For the Eldrazi Spawn deck, the task is simple- I want to cause a lot of damage fairly quickly. If my creatures are designed to sacrifice for mana, then long games will only hinder my efforts. I can’t sacrifice them for mana if I have to use them as chumps. With Doran, my removal and support cards work on the premise that I’ll have to attack for my damage. For the Eldrazi Spawn deck, I’ll be going for direct impact. With Doran, I can attack as many times as it takes. For the Eldrazi Spawn, I’ll only have one good move. After I sacrifice all my tokens, my biggest play will be over, and I probably won’t get another chance.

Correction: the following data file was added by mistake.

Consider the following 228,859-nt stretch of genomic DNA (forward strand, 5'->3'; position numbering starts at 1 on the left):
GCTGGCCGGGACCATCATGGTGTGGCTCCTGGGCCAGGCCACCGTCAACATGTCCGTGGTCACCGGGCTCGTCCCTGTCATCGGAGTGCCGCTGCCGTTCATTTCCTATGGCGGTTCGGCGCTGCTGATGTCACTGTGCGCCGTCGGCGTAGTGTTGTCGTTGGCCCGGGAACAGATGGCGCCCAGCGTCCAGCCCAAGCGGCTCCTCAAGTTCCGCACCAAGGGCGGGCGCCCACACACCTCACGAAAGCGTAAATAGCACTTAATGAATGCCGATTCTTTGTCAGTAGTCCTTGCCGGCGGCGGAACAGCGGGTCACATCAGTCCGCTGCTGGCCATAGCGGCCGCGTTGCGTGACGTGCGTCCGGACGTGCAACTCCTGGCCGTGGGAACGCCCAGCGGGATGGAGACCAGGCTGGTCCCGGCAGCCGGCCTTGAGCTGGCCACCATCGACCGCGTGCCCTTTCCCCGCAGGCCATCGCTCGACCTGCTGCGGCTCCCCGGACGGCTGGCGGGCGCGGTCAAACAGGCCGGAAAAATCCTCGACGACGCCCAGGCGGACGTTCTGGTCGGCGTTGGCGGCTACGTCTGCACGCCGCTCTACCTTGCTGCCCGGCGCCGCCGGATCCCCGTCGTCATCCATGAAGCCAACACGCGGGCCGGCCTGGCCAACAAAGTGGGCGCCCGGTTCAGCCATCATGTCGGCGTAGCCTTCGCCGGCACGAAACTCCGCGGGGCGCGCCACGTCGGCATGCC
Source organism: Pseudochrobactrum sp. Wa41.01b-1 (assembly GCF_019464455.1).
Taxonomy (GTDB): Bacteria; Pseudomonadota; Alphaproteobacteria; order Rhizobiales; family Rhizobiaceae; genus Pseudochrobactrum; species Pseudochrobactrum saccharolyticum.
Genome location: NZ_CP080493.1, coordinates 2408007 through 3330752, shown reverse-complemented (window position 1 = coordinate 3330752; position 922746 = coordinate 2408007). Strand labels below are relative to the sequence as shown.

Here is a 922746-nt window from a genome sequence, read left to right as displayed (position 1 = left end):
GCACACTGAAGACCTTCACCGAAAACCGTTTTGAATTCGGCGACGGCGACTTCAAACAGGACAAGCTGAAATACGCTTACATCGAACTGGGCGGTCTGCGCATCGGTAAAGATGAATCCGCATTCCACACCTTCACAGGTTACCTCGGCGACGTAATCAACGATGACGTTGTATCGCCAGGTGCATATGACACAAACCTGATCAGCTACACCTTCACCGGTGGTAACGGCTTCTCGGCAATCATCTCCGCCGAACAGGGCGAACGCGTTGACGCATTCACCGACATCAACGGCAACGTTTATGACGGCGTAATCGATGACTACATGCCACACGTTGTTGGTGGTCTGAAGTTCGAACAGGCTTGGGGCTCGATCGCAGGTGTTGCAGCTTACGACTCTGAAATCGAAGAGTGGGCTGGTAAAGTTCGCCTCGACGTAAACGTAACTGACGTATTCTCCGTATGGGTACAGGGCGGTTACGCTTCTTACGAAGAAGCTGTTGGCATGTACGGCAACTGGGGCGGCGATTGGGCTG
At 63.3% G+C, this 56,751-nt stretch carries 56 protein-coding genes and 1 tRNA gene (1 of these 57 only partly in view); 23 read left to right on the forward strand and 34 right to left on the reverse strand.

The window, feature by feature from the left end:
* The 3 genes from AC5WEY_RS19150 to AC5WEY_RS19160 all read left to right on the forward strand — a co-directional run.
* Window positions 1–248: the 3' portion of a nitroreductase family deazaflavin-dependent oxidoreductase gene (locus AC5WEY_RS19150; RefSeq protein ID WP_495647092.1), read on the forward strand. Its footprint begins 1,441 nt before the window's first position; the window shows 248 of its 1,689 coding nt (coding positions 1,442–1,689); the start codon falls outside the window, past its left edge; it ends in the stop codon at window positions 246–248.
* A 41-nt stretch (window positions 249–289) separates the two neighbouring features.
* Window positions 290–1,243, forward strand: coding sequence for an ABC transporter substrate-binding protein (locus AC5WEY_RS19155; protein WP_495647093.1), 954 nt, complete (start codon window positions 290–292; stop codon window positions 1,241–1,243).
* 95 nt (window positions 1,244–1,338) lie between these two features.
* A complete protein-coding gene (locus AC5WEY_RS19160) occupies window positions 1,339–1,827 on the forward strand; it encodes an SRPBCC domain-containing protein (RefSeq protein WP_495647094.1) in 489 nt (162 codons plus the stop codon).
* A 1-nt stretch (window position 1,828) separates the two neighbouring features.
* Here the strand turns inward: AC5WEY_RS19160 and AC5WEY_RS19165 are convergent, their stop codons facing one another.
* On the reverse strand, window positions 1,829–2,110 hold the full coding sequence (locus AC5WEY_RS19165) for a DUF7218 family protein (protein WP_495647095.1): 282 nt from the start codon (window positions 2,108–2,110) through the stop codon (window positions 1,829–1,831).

Because I have one shot at glory, fame, and world domination (the benefits of winning a game in the casual room on MTGO), all my cards need to work towards the goal. Probably one of the most important rules of deck building: understand how your deck will win. The cards should reflect the idea. Doran can’t really attack until Turn 4. With a lucky draw, he’ll be equipped with Slagwurm Armor. Maelstrom Pulse will take care of any blockers and the final damage will be done Turn 6. But that’s with luck. More than likely, I’ll need more time because the first Doran will be destroyed, countered, or have received one of all sorts of other nasty fates, so I’ll need some support.